DIY: Camper Awning

DIY: Camper Awning
The modern camping family has the benefit of being able to travel in style by using a camper or a "recreational vehicle," more commonly known as an RV. RVs and campers have all the modern amenities inside their aluminum and plastic walls, but what do you do once you step outside? What will keep you safe from the elements? Not all campers come equipped with an awning, but there's a simple way to make an inexpensive camper awning without a high price tag.


Difficulty: Moderate

Things You’ll Need:
  • 8-by-10-foot tarp
  • 50 feet of 3/16-inch nylon rope
  • 2 large washers
  • 8-foot section of 1/4-inch steel rod
  • 2 extendable tent poles
  • 2 rubber-tipped clamps
Step 1
Purchase an 8-by-10-foot tarp and remove the grommets on one end. Using a sewing machine with a strong needle, sew a seam along all edges of the tarp, leaving enough room to fit a ¼-inch steel rod. This rod is for support, so make sure the seam is strong. Sew a seam on all sides to strengthen the tarp and allow you to insert three 8-foot steel rods into the seams, leaving the fourth side with the grommet holes for tent pole insertion.
Step 2
Insert the steel rods to check for perfect fit once the seams have been sewn into the tarp. If the rods don't fit, sew another line in the seam or redo the seam altogether. Now, place two rubber-tipped clamps 10 feet apart on the upper ledge of the camper above the door. Rubber-tipped clamps ensure that there is no paint loss. Clamp one of the poles to the camper roof above the door.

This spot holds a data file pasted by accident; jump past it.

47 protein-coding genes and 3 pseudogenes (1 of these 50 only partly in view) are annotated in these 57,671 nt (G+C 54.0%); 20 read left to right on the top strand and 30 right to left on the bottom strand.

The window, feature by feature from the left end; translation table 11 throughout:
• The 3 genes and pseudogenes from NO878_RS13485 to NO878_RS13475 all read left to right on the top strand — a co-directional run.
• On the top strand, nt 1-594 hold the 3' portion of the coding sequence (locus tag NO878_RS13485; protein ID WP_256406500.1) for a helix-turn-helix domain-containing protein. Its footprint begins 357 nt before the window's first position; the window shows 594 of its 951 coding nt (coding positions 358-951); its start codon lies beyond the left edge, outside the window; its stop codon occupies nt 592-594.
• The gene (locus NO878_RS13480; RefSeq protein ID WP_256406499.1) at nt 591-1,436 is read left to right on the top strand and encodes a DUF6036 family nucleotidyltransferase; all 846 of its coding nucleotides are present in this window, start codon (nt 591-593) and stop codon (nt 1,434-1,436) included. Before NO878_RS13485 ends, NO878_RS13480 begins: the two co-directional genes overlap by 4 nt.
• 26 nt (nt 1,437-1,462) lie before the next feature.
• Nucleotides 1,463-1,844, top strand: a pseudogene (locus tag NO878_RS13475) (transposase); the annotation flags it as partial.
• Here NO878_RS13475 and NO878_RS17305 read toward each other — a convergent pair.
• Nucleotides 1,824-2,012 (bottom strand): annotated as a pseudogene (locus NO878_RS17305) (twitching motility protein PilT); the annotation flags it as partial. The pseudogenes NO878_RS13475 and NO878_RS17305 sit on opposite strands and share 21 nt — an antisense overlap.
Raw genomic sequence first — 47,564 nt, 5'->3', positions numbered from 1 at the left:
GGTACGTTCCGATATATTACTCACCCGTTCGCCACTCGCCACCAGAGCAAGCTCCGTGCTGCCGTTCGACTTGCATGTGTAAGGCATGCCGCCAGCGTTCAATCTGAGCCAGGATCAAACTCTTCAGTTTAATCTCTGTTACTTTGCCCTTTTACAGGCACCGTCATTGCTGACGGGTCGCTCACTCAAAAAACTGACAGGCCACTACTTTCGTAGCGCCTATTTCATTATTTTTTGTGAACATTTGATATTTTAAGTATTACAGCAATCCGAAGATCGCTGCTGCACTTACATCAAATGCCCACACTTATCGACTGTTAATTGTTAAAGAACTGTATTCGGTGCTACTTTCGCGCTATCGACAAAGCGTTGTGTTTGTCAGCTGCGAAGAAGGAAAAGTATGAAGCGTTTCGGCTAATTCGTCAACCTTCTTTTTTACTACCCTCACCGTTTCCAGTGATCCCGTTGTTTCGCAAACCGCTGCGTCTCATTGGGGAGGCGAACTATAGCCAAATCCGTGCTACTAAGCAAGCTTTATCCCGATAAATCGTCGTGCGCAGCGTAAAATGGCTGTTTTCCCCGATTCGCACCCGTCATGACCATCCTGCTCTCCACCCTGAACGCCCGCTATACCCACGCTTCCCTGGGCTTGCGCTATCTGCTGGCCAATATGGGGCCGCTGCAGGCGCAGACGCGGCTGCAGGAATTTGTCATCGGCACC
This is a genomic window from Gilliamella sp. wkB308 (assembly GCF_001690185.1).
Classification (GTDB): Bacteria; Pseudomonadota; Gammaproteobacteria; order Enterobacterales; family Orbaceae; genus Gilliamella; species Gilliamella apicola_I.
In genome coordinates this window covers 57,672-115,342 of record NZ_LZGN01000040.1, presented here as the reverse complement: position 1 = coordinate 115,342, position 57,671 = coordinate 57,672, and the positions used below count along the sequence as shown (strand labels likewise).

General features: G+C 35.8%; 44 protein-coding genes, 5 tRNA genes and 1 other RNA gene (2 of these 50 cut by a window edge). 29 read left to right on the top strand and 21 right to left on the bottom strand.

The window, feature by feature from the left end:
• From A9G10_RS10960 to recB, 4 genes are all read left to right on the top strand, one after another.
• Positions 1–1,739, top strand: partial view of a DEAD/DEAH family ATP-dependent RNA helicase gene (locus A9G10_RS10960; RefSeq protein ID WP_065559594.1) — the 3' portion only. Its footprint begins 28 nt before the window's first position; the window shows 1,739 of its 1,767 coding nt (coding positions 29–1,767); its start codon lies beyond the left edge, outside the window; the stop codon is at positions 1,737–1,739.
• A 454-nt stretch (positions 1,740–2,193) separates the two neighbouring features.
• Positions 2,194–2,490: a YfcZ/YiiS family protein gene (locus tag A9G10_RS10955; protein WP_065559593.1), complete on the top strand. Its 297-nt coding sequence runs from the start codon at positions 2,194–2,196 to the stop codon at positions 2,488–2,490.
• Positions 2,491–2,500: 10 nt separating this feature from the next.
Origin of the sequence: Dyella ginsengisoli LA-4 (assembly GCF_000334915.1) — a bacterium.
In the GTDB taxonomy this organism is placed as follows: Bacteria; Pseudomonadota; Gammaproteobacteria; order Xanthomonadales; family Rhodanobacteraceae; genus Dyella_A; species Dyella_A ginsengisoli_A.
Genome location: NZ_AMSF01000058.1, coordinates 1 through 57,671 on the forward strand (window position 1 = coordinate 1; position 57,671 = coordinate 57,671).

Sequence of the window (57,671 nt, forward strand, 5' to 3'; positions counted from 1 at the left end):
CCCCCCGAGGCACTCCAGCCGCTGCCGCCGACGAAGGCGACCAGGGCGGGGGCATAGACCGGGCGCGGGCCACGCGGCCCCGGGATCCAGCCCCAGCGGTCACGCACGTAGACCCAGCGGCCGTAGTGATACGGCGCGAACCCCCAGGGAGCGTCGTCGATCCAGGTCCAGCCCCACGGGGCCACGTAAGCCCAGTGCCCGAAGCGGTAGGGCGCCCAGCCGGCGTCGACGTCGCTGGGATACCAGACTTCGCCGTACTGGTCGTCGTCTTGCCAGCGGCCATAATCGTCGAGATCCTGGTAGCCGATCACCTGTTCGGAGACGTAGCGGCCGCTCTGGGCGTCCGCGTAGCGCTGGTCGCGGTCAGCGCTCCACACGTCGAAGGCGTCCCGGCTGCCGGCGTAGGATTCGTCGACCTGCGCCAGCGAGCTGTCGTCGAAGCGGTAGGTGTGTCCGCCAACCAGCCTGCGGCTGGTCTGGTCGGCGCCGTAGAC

Step 3
Cut a piece of 50-foot nylon rope into two equal pieces. Tie one end of the rope through the grommet holes, making sure to place a washer on each length of rope (file down the rough edges so that the nylon rope doesn't fray as quickly). Place a slipknot on the other end of the rope so that they can be tied around the tent poles.
Step 4
Dig some posts for the tent poles to go into. Make sure they are deep and secure and not in any mud. Post the tent poles into the ground with the nylon rope securely tethered to it. Once the awning is up, make sure that the tarp is tight and the ropes are taut.

Tips & Warnings

Since the awning isn't permanently attached to your camper, remove it before driving or moving the vehicle.

Article Written By Kelsey Childress

Kelsey Childress runs a freelance creative business called Awen Creative that specializes in SEO Web content, social media marketing and blogging. She has been writing for online and in-print publications for over six years, and has a bachelor's degree in English literature and creative writing from Kansas State University.

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